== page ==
Our healthcare environment today is made up of complex health needs and healthcare systems which are often put to the test. Generally, there are underlying expectations placed on the medical industry about what would dominate the next era of healthcare. Even before the pandemic brought into the spotlight the sustainability of healthcare delivery, there has been a gradual paradigm shift towards patient-centred and personalised care, where individuals themselves are more involved than ever in the treatment and services that they receive.
One such practice the evolution of healthcare has brought about, which puts patient-centricity at its core, is precision medicine. It is an emerging approach to medical care that integrates unique genetic make-up, lifestyle and environmental factors to determine the best medical strategy(ies) to use for a health condition. While the term precision medicine is relatively new, one component – the concept of understanding a person’s genetics to determine the best approach to prevent, diagnose and treat disease – is not. Blood type, for example, is coded in one’s DNA, and for decades has been key to ensuring that an individual who needs a blood transfusion can receive blood safely from a matching donor. Identifying select gene mutations in one’s DNA, can also show if an individual has a likely genetic predisposition to skin conditions such as eczema or other diseases including cancer, haemochromatosis and sickle cell anemia. The aim with precision medicine is to provide personalised treatment that is more likely to improve effectiveness and patient outcomes for each patient, compared with reactive cookie-cutter or sluggish trial-and-error approaches.
The place of precision medicine in healthcare
Since the human genome was successfully mapped in 2003, the movement to accelerate the transition of precision medicine from science and research to practical application at the point of care has gained momentum, albeit decades in the making. This has followed years of technological advancements and breakthrough discoveries in the field of genomics, and physicians across most specialties are now equipped to order a genetic test and gather genomic profiles of their patients. They can then use the results to pinpoint highly accurate diagnoses and optimal treatments for cancer, cardiovascular diseases, reproductive health, psychiatry, neurology, orthopaedic pain and countless other conditions.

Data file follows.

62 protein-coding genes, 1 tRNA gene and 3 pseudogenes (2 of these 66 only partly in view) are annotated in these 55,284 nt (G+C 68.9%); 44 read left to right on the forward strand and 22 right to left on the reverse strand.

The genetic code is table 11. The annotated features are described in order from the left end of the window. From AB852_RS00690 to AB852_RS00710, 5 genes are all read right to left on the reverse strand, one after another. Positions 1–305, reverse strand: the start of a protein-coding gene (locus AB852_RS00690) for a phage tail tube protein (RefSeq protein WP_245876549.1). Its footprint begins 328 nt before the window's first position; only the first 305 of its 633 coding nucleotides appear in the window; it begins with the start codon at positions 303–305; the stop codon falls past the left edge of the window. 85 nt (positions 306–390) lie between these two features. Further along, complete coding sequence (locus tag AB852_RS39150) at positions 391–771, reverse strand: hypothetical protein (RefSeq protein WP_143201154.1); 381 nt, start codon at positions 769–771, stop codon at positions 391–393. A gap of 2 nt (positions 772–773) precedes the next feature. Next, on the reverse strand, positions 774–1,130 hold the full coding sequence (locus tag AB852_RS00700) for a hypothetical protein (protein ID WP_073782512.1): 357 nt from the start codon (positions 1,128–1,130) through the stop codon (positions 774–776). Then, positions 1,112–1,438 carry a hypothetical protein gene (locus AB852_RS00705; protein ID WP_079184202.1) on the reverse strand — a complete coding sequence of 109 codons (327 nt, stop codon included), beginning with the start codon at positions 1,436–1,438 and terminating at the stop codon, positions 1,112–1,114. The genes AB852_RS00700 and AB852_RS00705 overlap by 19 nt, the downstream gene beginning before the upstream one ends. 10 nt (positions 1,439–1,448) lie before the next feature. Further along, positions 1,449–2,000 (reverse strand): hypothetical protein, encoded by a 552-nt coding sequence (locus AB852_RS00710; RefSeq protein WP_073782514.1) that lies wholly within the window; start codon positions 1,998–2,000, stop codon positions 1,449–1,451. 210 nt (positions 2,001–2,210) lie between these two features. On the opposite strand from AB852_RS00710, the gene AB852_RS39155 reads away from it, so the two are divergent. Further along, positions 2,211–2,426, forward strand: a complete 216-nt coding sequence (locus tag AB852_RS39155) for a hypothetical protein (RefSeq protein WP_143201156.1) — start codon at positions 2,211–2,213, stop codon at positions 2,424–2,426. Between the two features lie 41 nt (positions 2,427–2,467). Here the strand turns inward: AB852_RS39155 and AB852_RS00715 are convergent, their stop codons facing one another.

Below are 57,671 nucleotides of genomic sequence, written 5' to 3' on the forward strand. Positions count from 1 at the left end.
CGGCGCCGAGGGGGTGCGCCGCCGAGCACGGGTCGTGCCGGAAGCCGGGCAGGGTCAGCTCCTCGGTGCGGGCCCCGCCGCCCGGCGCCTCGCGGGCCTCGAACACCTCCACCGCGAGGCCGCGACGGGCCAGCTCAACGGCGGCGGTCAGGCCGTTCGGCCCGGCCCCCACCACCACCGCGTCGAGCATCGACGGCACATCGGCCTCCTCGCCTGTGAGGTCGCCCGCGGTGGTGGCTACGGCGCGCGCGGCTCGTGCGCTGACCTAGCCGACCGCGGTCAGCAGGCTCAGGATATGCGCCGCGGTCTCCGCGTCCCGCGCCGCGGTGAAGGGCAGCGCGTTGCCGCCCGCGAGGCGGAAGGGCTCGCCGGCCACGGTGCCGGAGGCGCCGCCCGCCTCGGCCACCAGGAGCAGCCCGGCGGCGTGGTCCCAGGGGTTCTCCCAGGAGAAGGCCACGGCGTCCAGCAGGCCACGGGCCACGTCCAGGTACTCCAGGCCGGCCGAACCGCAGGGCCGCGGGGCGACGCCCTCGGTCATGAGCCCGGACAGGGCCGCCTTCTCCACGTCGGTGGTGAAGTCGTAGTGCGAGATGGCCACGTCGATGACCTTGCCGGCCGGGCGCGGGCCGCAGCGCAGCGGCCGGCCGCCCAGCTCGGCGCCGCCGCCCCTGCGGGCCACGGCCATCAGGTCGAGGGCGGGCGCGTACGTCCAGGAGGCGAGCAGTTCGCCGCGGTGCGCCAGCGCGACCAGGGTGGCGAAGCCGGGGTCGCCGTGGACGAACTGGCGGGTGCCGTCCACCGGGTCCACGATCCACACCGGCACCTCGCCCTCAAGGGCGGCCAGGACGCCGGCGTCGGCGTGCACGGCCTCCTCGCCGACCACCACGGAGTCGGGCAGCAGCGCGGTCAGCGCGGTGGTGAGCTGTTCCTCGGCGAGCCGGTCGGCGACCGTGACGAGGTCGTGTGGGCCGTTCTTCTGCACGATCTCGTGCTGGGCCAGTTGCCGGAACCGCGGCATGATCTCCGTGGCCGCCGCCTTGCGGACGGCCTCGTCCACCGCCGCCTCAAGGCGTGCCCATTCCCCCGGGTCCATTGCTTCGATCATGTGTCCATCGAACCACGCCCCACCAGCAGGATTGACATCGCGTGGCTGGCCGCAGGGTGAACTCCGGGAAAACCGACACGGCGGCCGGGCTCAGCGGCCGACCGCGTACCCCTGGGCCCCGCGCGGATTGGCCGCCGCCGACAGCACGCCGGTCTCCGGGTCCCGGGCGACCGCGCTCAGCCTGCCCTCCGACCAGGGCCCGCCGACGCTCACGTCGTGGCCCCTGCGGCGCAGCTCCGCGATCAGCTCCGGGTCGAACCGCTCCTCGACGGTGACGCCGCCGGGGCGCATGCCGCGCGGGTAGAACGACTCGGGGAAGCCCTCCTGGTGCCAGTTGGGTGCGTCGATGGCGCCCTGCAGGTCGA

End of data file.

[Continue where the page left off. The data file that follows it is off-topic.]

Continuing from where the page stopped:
Building onto precision medicine is also the field of pharmacogenomics (PGx) – where genetic variations can reveal how a person’s genes affect his / her response to medications – which has garnered huge interest in the past few years. Simply put, PGx enables clinicians to treat patients with medications that are tailored to their genes. The application of PGx can help physicians make more informed decisions about treatment involving medications, potentially increasing effectiveness and lowering the number of incidents of adverse reactions to it. Moreover, testing of a gene panel for a range of medications need not be repeated, as the results apply through patients’ lifetimes, which also eliminates duplicative testing and reduces cost.
In Singapore, precision medicine has been identified as a potential solution that can help contribute towards its long-term goals for the sustainability of its healthcare sector and transform healthcare for locals. Its National Precision Medicine (NPM) Strategy – a ten-year plan to put in place the healthcare framework and infrastructure needed to bring precision medicine to fruition – is currently in its second phase, where it will study the genetic makeup of 100,000 healthy Singaporeans and up to 50,000 people with specific diseases. It will also work with the healthcare ecosystem to run a precision medicine pilot, translating research findings into standard clinical practice.
Singapore’s way forward in precision medicine follows its research efforts into Asian genomes, which are considered largely underrepresented in genetic databases next to Caucasian counterparts. While developing a solid and extensive genomic foundation is crucial, it is also important to address the other gaps that remain and may hinder successful application of precision medicine at scale. Patient genomic data can be difficult to access at the point of care, especially where healthcare workflows are not optimised to analyse genomic results. For example, test results are typically returned in genetic science vocabularies, and not the vernacular that clinicians are more familiar with. Genomic data are also not currently stored holistically with data in electronic health records (EHRs), where there is a lack of robust functionality required to process and contextualise it next to existing clinical information about the patient. Think of it in a way where physicians are having to decipher code before being able to add to current health records and making an informed assessment for their patient care after. Even though genomic results can have a significant impact on health outcomes, the reality is still miles away, where data has yet to be used meaningfully at the point of care.